The 5 Most-Anticipated Films Premiering at the Toronto Film Festival!
With the Venice and Telluride festivals out the way, everyone’s attention has shifted to the Toronto Film Festival, which is currently underway. A number of highly-anticipated films have been slated to premiere at the festival, as well as a few surprise ones (Michael Moore has a new film out…). While there is no doubt that a number of these films will become Oscar contenders, there are a few films that stand out for their unique plots and what promises to be some impressive acting. In no particular order, here are my picks for the must-see films from the 2015 Toronto Film Festival!
Starring Matt Damon, this adaptation of Andy Weir’s novel is already garnering plenty of award season buzz. The rather simple yet horrifying premise follows astronaut Mark Watney, who heads to Mars and faces a fierce storm and is presumed dead. Except he is actually very much alive but stranded on Mars. Armed with only the bare minimum of supplies, Watney has to find a way to send a signal to the humans back on Earth and figure out a way to get back home. The film is directed by Ridley Scott, who has quite a bit of experience in dealing with stories with this kind of breadth, and also features the acting talents of Jessica Chastain, Sean Bean, and Kristen Wiig(!). The Martian will launch into theaters nationwide on October 2.
Yet another film based on a novel, Room takes a disturbing look at what it’s like to be held captive, through the eyes of a child. Starring Brie Larson (who may finally get her first Oscar nomination), Room follows Jack (Jacob Tremblay) who has only known the single room he was born and raised in. His mother (Larson) decides that she and Jack need to get away from their captor and plot a daring escape. The story follows their bond, which through thick and thin, cannot be broken. The novel Room, written by Emma Donoghue (who also wrote the screenplay), is super creepy, and I’m curious to see how the novel translates to the screen. Room will be released in theaters on October 16.
For fans of Bryan Cranston, you'll definitely want to check this one out! The “Breaking Bad” star returns to film in the biopic of Dalton Trumbo, a screenwriter who was targeted during McCarthyism in the 1950s, Trumbo was one of the many screenwriters who was blacklisted and/or put in jail for refusing to answer the questions during Congress’s House of Un-American Activities Committee seeking to root out secret Communists. There aren’t nearly enough films and books made about the dark period of McCarthyism witch hunts (the most famous is probably Arthur Miller’s play The Crucible, about a literal witch hunt), so I’m intrigued to see a new film about the era. And the more Bryan Cranston, the better! Trumbo will hit theaters on November 6.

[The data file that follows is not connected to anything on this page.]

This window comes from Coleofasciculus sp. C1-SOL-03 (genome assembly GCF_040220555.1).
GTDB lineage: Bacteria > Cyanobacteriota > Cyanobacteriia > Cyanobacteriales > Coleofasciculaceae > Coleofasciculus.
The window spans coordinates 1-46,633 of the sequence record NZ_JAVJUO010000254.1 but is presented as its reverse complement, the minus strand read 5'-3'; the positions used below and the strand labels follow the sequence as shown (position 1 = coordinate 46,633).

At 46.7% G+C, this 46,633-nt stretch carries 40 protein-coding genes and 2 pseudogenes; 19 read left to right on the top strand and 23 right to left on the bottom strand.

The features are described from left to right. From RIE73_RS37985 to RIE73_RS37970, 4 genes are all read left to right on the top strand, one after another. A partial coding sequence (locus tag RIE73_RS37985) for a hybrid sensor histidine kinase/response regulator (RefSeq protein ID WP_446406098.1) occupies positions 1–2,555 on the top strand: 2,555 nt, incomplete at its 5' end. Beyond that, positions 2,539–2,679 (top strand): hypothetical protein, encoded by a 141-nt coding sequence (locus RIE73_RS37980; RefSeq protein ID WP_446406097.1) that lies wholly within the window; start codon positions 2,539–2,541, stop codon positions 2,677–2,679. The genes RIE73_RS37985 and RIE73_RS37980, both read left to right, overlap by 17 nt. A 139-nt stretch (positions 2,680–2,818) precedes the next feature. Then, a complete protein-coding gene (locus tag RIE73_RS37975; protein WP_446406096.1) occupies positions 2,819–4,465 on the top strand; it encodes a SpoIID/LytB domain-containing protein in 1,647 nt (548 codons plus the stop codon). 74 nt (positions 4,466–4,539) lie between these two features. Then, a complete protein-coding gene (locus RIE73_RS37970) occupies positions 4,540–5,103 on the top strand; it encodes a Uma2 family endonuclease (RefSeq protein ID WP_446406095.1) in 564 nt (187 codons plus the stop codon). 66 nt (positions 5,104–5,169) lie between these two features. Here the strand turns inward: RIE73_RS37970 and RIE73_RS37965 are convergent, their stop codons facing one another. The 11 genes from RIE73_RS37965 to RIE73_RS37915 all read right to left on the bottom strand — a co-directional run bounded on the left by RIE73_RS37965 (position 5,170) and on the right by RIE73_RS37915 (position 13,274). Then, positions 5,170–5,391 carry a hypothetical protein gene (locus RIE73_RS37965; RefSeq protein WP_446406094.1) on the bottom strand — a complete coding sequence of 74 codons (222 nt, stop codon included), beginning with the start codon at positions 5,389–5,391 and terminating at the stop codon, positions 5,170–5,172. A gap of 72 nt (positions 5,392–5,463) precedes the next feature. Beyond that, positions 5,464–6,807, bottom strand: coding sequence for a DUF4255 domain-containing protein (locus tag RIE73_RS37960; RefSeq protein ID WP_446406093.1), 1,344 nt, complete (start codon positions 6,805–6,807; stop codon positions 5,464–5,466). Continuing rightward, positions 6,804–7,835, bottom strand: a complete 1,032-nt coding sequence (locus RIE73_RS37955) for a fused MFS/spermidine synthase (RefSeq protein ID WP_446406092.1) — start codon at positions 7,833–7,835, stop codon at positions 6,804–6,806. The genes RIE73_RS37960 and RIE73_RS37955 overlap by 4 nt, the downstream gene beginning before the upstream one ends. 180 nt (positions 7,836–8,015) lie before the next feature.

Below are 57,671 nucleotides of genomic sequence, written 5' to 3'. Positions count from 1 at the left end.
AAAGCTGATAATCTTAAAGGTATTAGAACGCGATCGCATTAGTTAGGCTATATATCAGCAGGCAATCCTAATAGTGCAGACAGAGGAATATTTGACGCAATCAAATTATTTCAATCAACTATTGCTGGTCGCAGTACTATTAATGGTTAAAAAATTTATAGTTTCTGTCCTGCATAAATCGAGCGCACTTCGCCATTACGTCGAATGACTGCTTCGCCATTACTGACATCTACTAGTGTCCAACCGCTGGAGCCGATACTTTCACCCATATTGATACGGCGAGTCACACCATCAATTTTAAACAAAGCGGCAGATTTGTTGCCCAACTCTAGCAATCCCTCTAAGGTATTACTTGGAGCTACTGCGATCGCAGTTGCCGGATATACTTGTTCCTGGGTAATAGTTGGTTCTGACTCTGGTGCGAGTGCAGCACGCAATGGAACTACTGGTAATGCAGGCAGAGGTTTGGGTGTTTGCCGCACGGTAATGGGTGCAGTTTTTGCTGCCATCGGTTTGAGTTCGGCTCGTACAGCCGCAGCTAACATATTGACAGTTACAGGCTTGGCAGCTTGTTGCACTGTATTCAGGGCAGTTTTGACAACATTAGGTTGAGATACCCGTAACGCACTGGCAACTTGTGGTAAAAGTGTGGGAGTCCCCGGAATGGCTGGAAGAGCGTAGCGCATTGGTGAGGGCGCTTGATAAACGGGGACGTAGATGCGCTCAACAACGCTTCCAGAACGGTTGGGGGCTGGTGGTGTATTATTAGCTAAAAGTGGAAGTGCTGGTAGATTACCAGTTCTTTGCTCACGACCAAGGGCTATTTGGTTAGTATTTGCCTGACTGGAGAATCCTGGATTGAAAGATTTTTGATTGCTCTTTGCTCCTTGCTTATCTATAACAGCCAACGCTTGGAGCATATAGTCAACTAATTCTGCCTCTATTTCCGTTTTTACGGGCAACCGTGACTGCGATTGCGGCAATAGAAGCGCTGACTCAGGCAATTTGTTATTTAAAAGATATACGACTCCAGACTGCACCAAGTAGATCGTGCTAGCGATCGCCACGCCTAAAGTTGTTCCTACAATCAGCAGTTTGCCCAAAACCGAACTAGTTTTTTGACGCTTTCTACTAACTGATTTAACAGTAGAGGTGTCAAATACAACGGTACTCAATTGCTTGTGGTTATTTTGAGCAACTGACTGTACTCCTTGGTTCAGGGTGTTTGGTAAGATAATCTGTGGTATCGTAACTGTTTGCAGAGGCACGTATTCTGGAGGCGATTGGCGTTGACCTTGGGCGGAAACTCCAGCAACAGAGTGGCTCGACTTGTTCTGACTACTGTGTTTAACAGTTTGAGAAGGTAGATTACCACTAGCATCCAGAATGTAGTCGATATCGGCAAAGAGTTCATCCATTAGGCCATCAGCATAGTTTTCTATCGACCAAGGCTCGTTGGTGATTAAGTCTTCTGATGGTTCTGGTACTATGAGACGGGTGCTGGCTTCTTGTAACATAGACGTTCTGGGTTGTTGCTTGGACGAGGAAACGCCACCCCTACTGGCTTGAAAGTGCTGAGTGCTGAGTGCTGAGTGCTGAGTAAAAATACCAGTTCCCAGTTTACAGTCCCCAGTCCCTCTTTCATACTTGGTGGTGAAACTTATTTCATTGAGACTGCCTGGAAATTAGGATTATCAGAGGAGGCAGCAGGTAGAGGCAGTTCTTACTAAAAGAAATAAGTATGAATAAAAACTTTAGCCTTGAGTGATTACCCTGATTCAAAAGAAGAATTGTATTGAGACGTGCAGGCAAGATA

I Saw the Light
A number of musical biopics are premiering at the festival this year (including Don Cheadle playing Miles Davis in Miles Ahead, a fitting title), but I Saw the Light is the one I’m the most interested by. Starring Tom Hiddleston, the film follows the brief and wondrous life of country star of Hank Williams, who sadly died at the young age of 29. However, he didn’t die in vain -- Williams’s unique voice and style has since gone on to shape the sound of many country artists. I’m curious to see Hiddleston take on Williams, especially since (a) I didn’t know Hiddleston could sing, and (b) Hiddleston’s reserved British manner is not what I picture when I think of country crooner Hanks. Still, I think that Hiddleston is up for the challenge, and it’s about time Williams got his own movie -- I mean, who doesn't love "I'm So Lonesome I Could Cry"?? I Saw the Light will open in theaters on November 27.
Je Suis Charlie
In addition to the musical biopics, quite a few documentaries will also premiere at the festival. While some of these are a bit more high-profile (did I mention that Michael Moore is back?), Je Suis Charlie focuses on an important issue and tragedy in our society -- the freedom to voice our thoughts. Last year, after a series of satirical cartoons depicting the prophet Mohammed, French magazine Charlie Hebdo was bombed by Islamic terrorists. The attack shocked the world, which then led to endless discussion about freedom of expression. Je Suis Charlie not only focuses on the attack but on the aftermath. Je Suis Charlie will hit theaters in France in December, which means we can probably expect to see it in American theatres sometime next year.
Which film(s) are you the most excited to see from the Toronto Film Festival?
(Screenshot via YouTube)
- Sarah Osman, YH Contributing Writer